As our colleagues have covered previously, there are clear health and environmental benefits to adopting electric school buses instead of their diesel counterparts, which account for more than 90% of the U.S. school bus fleet and result in harmful exhaust and emissions that negatively affect students and their communities. However, school bus electrification is only one component of a safer and more sustainable school transportation system. Even if all 480,000 school buses in the United States were electrified overnight, that would only solve part of the problem created by school travel, as only one third of U.S. students travel to school on school buses.
While WRI’s Electric School Bus Initiative is focused chiefly on bringing more electric school buses to more districts, we also recognize the value of looking at the trip to and from school in a holistic way. Beyond the Electric School Bus Initiative, WRI also works on other related issues like road safety, active mobility and safe school zones across many geographies.
How Do Students Travel to and From School in the U.S.?
According to data from the National Household Travel Survey, conducted by the U.S. Department of Transportation, most students travel to school in private vehicles, and the share of students doing so has grown dramatically in recent decades. In 1969, only 16% of students traveled to school in private vehicles, but by 2017 that figure had more than tripled to 54%. At the same time, the share of students walking and biking to school has dropped precipitously, from 42% in 1969 to just 10% in 2017.
More students traveling to school in private vehicles instead of walking and biking results in more car trips, leading to higher levels of transportation-related emissions and greater traffic safety risks for students that walk and bike. It also means students lose out on the myriad benefits associated with active transportation, which include improved cardiovascular fitness and overall health, as well as a higher degree of alertness during school hours and even better grades. These benefits are particularly important when considering that the prevalence of childhood obesity in the U.S. has more than doubled in children and tripled in adolescents over the past three decades, reaching epidemic levels.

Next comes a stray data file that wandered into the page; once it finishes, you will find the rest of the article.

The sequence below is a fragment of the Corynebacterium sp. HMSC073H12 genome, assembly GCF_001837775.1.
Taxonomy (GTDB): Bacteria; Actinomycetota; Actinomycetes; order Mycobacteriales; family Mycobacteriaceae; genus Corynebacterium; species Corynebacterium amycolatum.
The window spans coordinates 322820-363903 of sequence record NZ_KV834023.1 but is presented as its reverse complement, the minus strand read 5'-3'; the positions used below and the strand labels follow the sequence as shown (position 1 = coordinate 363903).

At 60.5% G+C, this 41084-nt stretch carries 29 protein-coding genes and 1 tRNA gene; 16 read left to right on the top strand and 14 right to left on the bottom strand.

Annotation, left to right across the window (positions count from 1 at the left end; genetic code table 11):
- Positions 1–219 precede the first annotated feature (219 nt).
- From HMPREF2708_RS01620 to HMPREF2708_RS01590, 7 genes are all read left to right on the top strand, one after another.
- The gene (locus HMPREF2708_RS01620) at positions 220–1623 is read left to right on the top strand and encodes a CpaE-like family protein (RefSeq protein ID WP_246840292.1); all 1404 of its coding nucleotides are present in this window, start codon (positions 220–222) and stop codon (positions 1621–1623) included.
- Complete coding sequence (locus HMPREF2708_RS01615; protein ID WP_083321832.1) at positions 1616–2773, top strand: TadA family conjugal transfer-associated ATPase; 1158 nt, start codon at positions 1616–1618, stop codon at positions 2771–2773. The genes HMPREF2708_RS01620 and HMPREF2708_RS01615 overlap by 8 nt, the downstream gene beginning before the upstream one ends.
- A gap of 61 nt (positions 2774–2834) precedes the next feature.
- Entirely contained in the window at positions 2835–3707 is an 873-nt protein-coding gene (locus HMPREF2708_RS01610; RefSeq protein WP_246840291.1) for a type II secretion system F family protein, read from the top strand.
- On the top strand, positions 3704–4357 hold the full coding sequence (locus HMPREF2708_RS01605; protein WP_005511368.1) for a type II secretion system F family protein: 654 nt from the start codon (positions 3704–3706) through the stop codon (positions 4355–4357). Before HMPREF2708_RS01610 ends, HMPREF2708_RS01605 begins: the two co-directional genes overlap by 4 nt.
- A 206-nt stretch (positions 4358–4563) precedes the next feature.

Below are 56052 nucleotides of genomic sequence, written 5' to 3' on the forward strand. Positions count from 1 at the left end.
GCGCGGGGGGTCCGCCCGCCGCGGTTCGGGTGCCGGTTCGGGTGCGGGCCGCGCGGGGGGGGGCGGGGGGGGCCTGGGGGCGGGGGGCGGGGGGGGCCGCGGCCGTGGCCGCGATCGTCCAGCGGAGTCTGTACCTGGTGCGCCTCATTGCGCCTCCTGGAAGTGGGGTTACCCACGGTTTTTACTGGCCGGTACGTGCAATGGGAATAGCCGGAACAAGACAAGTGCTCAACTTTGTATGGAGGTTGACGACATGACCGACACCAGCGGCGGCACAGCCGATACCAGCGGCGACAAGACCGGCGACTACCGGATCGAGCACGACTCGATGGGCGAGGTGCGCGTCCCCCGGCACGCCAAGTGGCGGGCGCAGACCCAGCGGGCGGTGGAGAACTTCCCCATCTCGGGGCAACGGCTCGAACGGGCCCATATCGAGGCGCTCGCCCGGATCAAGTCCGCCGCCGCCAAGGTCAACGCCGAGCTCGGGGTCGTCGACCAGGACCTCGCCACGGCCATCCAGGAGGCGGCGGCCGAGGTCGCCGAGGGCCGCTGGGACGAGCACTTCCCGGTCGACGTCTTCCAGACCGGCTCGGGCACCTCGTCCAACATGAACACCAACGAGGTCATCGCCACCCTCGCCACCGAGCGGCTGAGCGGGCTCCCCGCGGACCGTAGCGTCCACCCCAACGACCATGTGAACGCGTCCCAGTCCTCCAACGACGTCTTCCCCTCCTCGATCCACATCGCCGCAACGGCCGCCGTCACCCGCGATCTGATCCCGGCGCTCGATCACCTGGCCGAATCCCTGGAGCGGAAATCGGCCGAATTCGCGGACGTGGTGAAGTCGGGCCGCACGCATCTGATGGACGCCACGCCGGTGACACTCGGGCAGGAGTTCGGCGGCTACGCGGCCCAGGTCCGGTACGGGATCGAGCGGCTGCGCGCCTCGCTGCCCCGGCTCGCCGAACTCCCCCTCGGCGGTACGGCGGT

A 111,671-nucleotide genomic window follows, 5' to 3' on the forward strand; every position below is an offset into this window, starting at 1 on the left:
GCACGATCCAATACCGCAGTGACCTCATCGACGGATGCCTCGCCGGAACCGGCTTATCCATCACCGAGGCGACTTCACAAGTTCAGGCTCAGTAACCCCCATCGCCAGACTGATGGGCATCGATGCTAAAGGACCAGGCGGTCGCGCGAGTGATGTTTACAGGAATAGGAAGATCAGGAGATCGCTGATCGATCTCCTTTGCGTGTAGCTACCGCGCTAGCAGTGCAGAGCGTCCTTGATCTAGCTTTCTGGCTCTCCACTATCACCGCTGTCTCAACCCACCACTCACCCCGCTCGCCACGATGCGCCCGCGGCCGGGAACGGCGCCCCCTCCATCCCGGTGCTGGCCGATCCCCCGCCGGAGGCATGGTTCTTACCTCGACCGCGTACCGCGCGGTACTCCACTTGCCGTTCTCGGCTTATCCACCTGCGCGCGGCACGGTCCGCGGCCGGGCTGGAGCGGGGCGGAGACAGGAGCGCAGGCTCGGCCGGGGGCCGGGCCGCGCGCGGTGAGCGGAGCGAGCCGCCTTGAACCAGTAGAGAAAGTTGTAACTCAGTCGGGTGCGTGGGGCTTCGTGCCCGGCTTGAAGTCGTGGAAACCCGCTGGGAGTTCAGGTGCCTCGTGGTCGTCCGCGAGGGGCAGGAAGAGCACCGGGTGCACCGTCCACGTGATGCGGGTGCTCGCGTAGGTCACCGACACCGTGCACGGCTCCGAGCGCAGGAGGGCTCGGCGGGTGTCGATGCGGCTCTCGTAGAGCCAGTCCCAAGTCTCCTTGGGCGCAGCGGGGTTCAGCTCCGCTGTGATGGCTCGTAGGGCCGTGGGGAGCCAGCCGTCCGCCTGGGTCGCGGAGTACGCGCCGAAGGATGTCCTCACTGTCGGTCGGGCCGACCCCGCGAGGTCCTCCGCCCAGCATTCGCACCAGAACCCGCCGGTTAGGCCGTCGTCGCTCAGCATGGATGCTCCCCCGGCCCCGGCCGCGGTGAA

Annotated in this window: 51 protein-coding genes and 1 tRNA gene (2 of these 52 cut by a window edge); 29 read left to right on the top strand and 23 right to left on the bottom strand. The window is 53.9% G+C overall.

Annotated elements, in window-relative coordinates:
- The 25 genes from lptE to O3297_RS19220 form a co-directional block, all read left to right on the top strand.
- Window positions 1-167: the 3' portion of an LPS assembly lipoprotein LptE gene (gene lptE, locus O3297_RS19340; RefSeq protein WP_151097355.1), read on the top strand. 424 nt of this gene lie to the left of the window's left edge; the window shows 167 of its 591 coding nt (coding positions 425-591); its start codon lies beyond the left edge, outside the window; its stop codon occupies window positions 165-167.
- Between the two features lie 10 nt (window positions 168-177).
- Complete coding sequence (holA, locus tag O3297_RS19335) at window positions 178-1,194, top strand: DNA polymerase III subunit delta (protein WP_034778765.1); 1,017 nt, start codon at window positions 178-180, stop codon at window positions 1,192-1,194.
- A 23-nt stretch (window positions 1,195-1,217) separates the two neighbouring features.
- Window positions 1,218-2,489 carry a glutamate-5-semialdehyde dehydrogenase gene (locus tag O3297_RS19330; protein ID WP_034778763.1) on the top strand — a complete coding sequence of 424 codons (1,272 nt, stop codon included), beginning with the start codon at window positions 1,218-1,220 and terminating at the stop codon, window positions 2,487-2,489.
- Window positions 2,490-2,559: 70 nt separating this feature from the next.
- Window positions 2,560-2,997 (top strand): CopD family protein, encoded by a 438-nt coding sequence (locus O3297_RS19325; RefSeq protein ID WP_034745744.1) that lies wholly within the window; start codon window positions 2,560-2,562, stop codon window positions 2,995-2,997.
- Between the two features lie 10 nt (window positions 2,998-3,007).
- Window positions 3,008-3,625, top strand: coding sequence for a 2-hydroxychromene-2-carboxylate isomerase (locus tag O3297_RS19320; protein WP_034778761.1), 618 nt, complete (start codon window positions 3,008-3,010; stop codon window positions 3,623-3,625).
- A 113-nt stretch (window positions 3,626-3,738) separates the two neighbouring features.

Why Are Fewer Students Walking and Biking?
One reason why fewer students are walking and biking to school in the U.S. is that students now tend to live farther from the schools they attend than in previous decades. For example, in 1969, the majority of students (52%) lived less than 2 miles from school, and only a third (33%) lived 3 miles or more from school. But by 2017, the median distance to school had reached 2.7 miles.
Several factors have contributed to this increase in home-to-school distance. School siting decisions have resulted in schools being located in less accessible areas farther from population centers for multiple reasons. For example, many states have funding formulas that favor construction of new schools over renovation of existing schools that may already be closer to where students live. The acreage of school sites has also increased over time as schools have begun providing more services, including cafeterias, libraries, science and computer labs, playgrounds, athletic fields, theaters, career and adult education facilities, and space for parking and driving children to school. In addition, the number of districts and schools has declined dramatically, as states and districts have pursued school consolidation to increase average enrollment and reduce costs.